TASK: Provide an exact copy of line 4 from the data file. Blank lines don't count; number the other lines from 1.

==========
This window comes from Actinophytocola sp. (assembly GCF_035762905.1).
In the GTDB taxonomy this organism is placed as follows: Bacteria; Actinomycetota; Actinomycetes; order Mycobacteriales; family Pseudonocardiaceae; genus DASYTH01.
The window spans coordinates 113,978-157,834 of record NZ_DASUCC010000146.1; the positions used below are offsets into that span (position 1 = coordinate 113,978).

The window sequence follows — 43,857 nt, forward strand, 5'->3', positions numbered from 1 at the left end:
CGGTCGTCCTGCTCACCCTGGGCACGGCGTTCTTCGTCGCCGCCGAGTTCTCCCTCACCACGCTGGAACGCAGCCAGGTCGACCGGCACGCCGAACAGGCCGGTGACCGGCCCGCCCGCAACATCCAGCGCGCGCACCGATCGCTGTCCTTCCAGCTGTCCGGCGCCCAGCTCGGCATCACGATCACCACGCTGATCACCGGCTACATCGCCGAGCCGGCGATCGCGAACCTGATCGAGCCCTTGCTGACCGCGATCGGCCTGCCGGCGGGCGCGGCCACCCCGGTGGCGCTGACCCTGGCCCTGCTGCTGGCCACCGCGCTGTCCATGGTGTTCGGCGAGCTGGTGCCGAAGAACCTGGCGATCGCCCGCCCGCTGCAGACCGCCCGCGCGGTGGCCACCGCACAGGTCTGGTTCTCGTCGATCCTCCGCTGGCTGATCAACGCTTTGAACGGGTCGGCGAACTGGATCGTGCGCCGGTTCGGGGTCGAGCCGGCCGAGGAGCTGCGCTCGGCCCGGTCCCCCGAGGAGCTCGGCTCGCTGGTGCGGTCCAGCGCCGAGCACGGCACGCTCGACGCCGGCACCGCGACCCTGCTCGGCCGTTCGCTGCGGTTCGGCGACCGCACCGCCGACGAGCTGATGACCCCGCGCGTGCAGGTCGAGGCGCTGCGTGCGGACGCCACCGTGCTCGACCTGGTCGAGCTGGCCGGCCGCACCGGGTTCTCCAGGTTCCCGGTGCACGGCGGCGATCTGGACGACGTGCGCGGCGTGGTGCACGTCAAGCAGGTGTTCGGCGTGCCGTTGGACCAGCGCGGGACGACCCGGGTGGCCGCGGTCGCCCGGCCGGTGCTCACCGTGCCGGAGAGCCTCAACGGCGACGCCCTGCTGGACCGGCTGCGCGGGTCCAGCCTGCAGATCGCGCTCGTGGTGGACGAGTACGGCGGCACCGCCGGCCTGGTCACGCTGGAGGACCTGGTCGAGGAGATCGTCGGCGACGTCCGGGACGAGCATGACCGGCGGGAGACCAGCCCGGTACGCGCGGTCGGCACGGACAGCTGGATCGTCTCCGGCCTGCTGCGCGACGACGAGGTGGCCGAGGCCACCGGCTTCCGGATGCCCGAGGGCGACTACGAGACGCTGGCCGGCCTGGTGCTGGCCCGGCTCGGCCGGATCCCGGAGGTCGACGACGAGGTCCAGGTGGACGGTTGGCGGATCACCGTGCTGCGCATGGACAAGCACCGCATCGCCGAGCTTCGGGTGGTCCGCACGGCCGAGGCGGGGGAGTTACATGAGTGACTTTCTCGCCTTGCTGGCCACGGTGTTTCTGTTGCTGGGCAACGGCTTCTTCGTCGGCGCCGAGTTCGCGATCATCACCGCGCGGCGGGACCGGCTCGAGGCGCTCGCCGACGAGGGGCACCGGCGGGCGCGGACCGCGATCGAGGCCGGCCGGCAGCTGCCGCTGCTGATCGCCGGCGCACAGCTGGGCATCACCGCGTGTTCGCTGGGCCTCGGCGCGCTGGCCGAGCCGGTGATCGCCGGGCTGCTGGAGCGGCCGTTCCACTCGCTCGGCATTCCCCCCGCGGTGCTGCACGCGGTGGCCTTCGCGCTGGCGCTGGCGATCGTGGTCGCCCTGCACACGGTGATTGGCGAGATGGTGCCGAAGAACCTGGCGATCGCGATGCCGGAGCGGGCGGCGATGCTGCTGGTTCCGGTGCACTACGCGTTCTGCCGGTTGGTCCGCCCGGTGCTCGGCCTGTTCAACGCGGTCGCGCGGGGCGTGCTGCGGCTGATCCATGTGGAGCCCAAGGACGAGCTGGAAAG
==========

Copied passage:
The window sequence follows — 43,857 nt, forward strand, 5'->3', positions numbered from 1 at the left end: